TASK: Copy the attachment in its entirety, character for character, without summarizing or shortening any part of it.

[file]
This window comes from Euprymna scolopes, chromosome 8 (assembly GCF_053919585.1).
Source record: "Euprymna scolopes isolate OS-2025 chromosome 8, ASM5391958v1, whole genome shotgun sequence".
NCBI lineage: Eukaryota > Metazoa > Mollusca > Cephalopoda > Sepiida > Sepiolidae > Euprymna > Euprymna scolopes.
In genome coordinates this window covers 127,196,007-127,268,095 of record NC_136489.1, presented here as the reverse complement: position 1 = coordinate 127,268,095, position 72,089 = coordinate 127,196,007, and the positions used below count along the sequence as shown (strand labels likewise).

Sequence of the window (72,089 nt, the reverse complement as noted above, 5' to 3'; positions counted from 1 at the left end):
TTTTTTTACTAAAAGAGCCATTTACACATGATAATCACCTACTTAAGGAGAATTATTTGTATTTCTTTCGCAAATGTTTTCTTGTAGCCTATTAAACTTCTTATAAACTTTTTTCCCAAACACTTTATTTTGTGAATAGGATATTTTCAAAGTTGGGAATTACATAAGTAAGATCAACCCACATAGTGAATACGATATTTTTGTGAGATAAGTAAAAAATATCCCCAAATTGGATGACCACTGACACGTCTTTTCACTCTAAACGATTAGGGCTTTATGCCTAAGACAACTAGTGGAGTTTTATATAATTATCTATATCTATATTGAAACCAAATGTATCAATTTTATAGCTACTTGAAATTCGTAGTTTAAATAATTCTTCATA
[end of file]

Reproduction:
This window comes from Euprymna scolopes, chromosome 8 (assembly GCF_053919585.1).
Source record: "Euprymna scolopes isolate OS-2025 chromosome 8, ASM5391958v1, whole genome shotgun sequence".
NCBI lineage: Eukaryota > Metazoa > Mollusca > Cephalopoda > Sepiida > Sepiolidae > Euprymna > Euprymna scolopes.
In genome coordinates this window covers 127,196,007-127,268,095 of record NC_136489.1, presented here as the reverse complement: position 1 = coordinate 127,268,095, position 72,089 = coordinate 127,196,007, and the positions used below count along the sequence as shown (strand labels likewise).

Sequence of the window (72,089 nt, the reverse complement as noted above, 5' to 3'; positions counted from 1 at the left end):
TTTTTTTACTAAAAGAGCCATTTACACATGATAATCACCTACTTAAGGAGAATTATTTGTATTTCTTTCGCAAATGTTTTCTTGTAGCCTATTAAACTTCTTATAAACTTTTTTCCCAAACACTTTATTTTGTGAATAGGATATTTTCAAAGTTGGGAATTACATAAGTAAGATCAACCCACATAGTGAATACGATATTTTTGTGAGATAAGTAAAAAATATCCCCAAATTGGATGACCACTGACACGTCTTTTCACTCTAAACGATTAGGGCTTTATGCCTAAGACAACTAGTGGAGTTTTATATAATTATCTATATCTATATTGAAACCAAATGTATCAATTTTATAGCTACTTGAAATTCGTAGTTTAAATAATTCTTCATA